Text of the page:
Mitchell calls himself a “reader” rather than an “author.” Presumably he does so because he merely cites Scripture and the Church Fathers on the subject of gender. To wit:
Within Christian teaching, loving one’s wife cannot mean ceding to her the husband’s headship or freeing her from her duty to obey and revere. This is the lie of the serpent by which both the man and the woman were and are undone. For while the women’s deepest need is for communion in submission, ultimately to God, Satan deceives her into revolting against God with an offer of power in equality.
No doubt our Christian Fathers would condemn the feminist reorganization of modern society, with its strenuous denial of sexual differences and coercive integration of women into all activities at all levels, on all three counts: (1) for turning the natural order upside down by making men subject to women and deposing husbands and fathers from their rightful headship in the home; (2) for opening the door to immorality by mixing men and women together as if sexual temptation were either easily avoided or not worth resisting; and (3) for obscuring the divinely ordained differences between the sexes so important to the social, sexual, and spiritual health of individual men and women.

There is yet a fourth charge the early Christians would bring against us for our disregard of the different duties of men and women. It is less obvious in early Christian teaching because of the assumption that mothers would always care for their children out of both social necessity and natural affection. It is now the case, however, that mothers are encouraged not to care for their children and instead to abandon them, at a very early age and for most of their waking hours, to the far inferior care of paid strangers. A powerful taboo in our society suppresses all criticism of mothers who do so, and fathers who let them. The Saints would not have been so sparing.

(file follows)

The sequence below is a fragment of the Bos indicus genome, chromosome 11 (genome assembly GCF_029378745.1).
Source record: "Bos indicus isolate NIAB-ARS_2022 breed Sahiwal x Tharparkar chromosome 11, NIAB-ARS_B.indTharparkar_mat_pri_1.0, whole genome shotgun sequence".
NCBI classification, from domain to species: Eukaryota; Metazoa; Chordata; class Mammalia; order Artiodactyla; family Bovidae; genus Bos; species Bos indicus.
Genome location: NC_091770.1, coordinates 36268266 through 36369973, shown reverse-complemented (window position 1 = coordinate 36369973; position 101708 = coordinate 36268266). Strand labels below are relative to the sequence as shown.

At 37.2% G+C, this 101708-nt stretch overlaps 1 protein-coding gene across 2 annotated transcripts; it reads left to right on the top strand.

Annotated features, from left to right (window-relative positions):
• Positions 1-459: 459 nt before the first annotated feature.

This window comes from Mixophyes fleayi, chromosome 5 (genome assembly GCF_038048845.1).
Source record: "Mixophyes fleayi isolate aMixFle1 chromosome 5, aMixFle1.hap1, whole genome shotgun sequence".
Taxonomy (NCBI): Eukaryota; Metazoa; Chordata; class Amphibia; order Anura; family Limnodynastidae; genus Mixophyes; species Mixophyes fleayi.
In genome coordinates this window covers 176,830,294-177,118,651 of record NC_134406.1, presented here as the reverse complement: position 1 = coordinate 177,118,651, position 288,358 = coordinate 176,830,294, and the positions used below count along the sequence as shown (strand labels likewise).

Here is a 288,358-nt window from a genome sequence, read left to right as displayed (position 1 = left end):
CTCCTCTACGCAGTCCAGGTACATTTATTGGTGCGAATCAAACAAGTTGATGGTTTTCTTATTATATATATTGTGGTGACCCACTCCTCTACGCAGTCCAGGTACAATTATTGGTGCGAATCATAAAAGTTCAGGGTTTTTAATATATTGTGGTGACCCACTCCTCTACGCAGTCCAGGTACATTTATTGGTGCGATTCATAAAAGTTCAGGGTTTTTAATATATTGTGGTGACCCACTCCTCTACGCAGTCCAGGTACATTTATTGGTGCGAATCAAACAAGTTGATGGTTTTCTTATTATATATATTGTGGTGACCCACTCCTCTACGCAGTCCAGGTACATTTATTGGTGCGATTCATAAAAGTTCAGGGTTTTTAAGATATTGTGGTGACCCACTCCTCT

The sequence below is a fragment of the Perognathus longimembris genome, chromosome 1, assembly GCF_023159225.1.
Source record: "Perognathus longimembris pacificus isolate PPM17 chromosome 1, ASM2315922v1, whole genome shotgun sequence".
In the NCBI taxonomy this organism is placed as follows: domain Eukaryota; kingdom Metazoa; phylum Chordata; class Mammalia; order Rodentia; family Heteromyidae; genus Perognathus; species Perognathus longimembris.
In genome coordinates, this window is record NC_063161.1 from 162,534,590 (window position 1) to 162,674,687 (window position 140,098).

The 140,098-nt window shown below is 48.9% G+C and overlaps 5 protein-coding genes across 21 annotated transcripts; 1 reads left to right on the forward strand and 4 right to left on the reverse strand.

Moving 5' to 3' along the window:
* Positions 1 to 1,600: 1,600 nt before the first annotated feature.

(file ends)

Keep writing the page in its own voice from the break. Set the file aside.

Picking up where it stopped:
And also:
The prophecy of Adam that the woman was “bone of my bone and flesh of my flesh” was deeply meaningful to the Fathers. The woman was not a separate species, created from the earth as all other creatures were, as indeed Adam himself was. Alone among all creatures, the woman was created “from the man.” Her nature is derivative of the man’s. She participates “through the man” in both his earthy origin and his divine likeness.
There is a major weakness in the book, however; an irredeemable one, in my judgment. Heretics from the left de-emphasize or, more often, attempt to abolish structures and forms. They point to the ‘spirit’ of things and use words like ‘love’ and ‘charity’ out of context. Heretics from the right, on the other hand, tend to worship form and discipline and do not stress love and charity, fearing that such things lead to a lack of form and discipline, which will then lead to soft-headed liberalism. Mitchell falls prey to the latter, formalist heresy.

This blasphemous interpretation of the Apostle Paul is an example:
The Apostle Paul commands husbands to love their wives, but wives he commands not to love their husbands, but to obey and revere them. In doing so, he bids that wives render to their husbands that which is most needful and consistent with the natural headship of the man, for it is more important to the one in charge that he be obeyed and revered than he be loved. This truth we find also in the world around us, for in all human organizations it is indeed more necessary that the head be feared than loved. The beauty of the Christian order is that the head also loves the body, as Christ loves the Church.
One thinks after reading this of Shakespeare’s comment in The Merchant of Venice: “The devil can cite Scripture for his own purpose.” Scripture should be interpreted in its entirety. (St. Paul also had a memorable quote about charity superseding all other virtues.)

Should a marriage be primarily a military arrangement? I will concede that even the best of women need some fear of their husbands, but should that be their primary reason for obeying? No! Wives who are obedient only from fear and not from love are not real wives and will abandon their husbands once a stronger, more forceful warlord comes along. The true wife obeys because she loves; Katarina’s injunction to wives at the end of The Taming of the Shrew is an example: